Most of my travel, depending on the itinerary, enchants, relaxes or educates. Natural beauty takes my breath away as much as the next person’s; outstanding food and wine are a treat, though fleeting; and meeting locals broadens my pleasure on the road. But none of these explain my serious travel addiction. The extraordinary encounters are at the root of it: those rare moments that make my heart race and tangle my tongue; give me goose-bumps or make me cry.
At sunrise I’m heading alone down the Via Sacra, the ancient road through the Roman forums. I marvel that I’m walking the same smooth stones on which processions marched two millennia before to celebrate victories around the empire. I pass under triumphal archways, admire the Senate building, and gently caress remnants of sun-warmed columns carved by an unknown hand. In time, I stop beside Julius Caesar’s tomb inhaling the scent of fresh flowers that adorn it.
Whispers of Latin, laughter, cheers, marching feet. I feel the air moving past me and a swish of cloth on my leg; I hear the slap of sandals. I spin round but no one’s here but me. Just me. I sit awhile amongst the centuries past, hoping for more.
The Roman forum is one of the special places in our world where the barrier between the past and present is as thin as gossamer; where history is so close, it’s tangible—almost scary. Another is Stonehenge in southern England and it was here that I first encountered the experience. I was eighteen then, and no fences surrounded the prehistoric stones. In a clear dawn in the middle of the circle, I watched the sun break free of the horizon on the summer solstice. The hairs rose on my neck as the universe wove its magic—Druid footsteps, chanting, the crackle of fire.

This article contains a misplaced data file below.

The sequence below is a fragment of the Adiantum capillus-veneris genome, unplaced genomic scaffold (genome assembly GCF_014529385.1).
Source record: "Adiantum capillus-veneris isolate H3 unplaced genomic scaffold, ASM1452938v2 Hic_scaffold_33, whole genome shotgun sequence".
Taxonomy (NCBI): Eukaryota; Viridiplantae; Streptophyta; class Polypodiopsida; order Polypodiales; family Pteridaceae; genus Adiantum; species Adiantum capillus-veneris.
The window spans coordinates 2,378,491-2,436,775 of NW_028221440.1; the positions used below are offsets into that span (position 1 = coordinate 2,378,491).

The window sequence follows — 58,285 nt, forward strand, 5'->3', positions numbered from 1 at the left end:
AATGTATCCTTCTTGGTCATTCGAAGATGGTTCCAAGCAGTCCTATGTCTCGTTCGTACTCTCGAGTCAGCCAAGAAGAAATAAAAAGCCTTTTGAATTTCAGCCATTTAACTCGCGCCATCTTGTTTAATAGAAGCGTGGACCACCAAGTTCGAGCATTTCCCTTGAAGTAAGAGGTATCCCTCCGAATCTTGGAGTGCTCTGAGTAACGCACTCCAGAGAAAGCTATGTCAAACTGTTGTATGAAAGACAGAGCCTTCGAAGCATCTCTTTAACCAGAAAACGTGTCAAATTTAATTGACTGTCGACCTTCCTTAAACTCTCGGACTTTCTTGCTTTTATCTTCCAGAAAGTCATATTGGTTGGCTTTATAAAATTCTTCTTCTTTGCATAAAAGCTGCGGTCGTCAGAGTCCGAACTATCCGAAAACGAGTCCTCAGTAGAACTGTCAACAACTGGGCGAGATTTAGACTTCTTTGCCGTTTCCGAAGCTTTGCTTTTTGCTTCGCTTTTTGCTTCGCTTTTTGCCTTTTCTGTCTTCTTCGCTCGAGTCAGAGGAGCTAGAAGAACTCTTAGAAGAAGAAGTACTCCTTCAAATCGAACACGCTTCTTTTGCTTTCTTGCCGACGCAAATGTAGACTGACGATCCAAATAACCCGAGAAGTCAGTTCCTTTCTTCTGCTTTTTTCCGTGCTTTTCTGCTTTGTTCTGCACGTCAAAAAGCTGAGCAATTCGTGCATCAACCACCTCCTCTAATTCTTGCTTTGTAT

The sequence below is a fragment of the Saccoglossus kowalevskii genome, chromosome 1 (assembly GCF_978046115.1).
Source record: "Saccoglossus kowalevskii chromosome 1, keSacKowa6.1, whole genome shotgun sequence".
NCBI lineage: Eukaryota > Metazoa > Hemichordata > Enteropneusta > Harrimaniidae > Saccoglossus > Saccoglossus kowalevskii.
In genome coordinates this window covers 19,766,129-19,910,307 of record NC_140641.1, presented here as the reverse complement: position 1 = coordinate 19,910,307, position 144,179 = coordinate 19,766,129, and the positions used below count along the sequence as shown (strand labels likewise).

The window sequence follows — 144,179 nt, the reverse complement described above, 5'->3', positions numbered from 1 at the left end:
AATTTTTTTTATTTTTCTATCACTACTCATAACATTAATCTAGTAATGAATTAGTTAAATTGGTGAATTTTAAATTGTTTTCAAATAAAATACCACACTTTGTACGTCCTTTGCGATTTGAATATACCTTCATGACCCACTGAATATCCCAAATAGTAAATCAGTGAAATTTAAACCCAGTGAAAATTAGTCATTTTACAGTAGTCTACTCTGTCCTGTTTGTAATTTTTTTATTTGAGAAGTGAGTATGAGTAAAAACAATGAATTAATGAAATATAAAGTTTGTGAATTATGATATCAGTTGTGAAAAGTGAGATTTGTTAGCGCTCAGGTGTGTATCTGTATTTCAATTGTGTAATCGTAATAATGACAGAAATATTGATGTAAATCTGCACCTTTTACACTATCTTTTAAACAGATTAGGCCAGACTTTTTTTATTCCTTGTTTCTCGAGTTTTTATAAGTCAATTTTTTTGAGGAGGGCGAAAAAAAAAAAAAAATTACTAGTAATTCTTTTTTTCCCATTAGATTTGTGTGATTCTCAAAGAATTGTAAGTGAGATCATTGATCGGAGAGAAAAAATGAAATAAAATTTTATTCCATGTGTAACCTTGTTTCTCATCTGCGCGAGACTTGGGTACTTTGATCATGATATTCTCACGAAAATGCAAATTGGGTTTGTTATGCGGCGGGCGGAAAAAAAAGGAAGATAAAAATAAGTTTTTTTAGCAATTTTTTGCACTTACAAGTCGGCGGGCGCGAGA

On a sparkling May morning, I’m in a small boat exploring the Harrison River deep in the Fraser Valley of British Columbia. My guide navigates the boat through the snowmelt-swollen waters as I shoot images of the wild river and animals. Smoky mountains hover in the mist, evergreen forests tip steeply to the water, and osprey fish for their young.
Ancient pictograms speak to me from cliffs, connecting me to the first peoples who lived here thousands of years ago. Eons later they faced the first Europeans and died here ravaged by their smallpox. I turn inward, saddened. When we approach the carcass of a paddle-wheeler sunk in the shallows, I see the white men on deck in slouch hats with picks and shovels swinging from their shoulders. They swig whiskey from a bottle passed hand to hand. Voices boast of fortunes to be made in the gold-rich Fraser River further north. Does no one hear them but me?
Sweat drips into my eyes and my camera slithers in my hands—I’m on safari in a scrubby, hilly area of the Eastern Cape in South Africa. A herd of two hundred wild elephants with monster bulls, family groups, and many newborns surrounds my vehicle. One matriarch never takes her eyes off me as I try to photograph her new calf tucked in by her tail. I am so close I can count mom’s eyelashes. Our eyes meet and hold. She curls up her trunk in greeting. There is no fear, just questioning. I smile. She gently nudges her baby forward to show me.
When I’m travelling, unexpected connections like this sometimes happen, but too rarely. I tell myself they are impossible, imagined. But emotionally I yearn for these encounters. When they occur, I’m spellbound.
This one felt nothing short of divine intervention: I sit alone sipping a café Americain in a St-Malo square pondering how to proceed with my research into the town’s destruction in World War Two. My quest is going badly and I’m running out of time. A white-haired lady approaches my table.
“Anglais?” she asks.
“Non, Canadienne,” I say. I’m praying she lived here during World War Two and order her a coffee.
“Oui, I was eighteen,” Heloise says in English.
I gasp. Out of the blue here is my eyewitness, and she also lived through the town’s reconstruction.
Her eyes lose focus as she delves into her memory for me.
“Merci beaucoup,” I stammer when Heloise finishes an hour later.
Smiling sweetly, she gathers up her shopping basket and says, “Mon plaisir.”
Encounters like these cannot be forced. I’ve tried choosing destinations where I’m sure they will happen, but they didn’t. I’ve stood in Winchester Cathedral among clots of visitors, and they did; but mostly they occur early in the day when I’m acutely attuned to place and history, and tourists are few. However, one condition is ever-present—I’m solo.
All I know is that when these extraordinary encounters happen, they send me reeling and instill an insatiable desire to travel more.
Written by Julie H. Ferguson for EuropeUpClose.com